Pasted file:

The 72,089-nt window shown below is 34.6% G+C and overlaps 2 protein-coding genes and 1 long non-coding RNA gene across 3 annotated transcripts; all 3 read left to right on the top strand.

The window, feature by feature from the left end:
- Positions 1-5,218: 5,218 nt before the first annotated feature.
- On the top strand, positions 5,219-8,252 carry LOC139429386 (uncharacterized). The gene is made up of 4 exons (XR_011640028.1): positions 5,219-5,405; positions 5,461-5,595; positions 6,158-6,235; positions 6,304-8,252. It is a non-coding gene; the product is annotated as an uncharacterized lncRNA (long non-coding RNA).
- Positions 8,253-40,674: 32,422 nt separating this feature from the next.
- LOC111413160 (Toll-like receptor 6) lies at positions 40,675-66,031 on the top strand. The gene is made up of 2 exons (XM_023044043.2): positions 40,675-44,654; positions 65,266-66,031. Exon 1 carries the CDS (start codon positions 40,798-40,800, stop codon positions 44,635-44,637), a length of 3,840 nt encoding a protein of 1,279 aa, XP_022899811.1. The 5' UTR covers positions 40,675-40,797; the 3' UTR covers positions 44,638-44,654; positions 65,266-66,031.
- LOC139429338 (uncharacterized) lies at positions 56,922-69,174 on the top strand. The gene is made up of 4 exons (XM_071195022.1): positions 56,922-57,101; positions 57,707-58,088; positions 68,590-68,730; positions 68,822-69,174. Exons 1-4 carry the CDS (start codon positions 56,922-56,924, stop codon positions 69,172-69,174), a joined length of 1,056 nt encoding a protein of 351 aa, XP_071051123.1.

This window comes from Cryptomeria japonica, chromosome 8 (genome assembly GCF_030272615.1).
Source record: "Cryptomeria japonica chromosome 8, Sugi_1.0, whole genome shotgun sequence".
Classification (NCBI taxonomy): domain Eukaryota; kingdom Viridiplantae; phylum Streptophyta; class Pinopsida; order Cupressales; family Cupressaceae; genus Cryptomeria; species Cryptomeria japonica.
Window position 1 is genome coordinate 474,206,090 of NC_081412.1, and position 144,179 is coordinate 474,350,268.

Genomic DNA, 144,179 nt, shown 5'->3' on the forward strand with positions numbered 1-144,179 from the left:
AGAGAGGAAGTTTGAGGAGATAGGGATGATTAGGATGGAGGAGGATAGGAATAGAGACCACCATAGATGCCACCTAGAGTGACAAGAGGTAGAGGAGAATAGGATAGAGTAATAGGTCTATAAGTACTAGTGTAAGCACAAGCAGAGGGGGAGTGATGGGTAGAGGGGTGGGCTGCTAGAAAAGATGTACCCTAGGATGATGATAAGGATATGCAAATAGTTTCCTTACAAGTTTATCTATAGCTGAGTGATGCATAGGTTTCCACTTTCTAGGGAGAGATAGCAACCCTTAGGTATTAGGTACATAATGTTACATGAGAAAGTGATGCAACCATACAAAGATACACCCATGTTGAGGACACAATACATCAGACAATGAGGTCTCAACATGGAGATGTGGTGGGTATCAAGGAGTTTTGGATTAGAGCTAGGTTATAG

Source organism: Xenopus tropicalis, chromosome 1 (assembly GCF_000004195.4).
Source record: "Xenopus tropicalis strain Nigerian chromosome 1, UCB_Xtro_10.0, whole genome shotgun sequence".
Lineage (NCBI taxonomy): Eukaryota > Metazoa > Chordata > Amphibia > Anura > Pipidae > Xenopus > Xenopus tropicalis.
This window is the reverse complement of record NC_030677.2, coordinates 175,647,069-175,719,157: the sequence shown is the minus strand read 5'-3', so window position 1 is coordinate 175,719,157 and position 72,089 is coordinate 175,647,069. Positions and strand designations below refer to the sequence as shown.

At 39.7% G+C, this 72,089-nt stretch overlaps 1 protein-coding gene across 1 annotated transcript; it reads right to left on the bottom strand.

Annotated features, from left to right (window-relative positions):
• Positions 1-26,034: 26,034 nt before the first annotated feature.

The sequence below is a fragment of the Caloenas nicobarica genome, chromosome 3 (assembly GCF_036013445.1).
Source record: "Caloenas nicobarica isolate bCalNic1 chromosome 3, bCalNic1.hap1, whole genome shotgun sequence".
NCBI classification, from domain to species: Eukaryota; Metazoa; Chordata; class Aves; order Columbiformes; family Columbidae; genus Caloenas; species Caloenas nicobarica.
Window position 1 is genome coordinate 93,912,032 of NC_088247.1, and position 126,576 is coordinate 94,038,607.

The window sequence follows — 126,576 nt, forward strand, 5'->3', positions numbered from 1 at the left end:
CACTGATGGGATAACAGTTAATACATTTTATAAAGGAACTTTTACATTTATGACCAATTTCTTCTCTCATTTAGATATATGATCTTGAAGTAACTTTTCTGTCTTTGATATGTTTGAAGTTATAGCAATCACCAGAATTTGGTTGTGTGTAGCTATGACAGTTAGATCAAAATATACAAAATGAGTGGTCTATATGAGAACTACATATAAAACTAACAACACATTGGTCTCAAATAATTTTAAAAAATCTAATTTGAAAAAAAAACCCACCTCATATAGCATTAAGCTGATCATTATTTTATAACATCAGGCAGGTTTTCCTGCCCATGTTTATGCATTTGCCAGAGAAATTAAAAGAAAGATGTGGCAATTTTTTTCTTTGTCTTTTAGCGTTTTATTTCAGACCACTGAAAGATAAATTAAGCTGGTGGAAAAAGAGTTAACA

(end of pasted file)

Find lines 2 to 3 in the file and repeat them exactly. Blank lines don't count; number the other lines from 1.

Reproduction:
The window, feature by feature from the left end:
- Positions 1-5,218: 5,218 nt before the first annotated feature.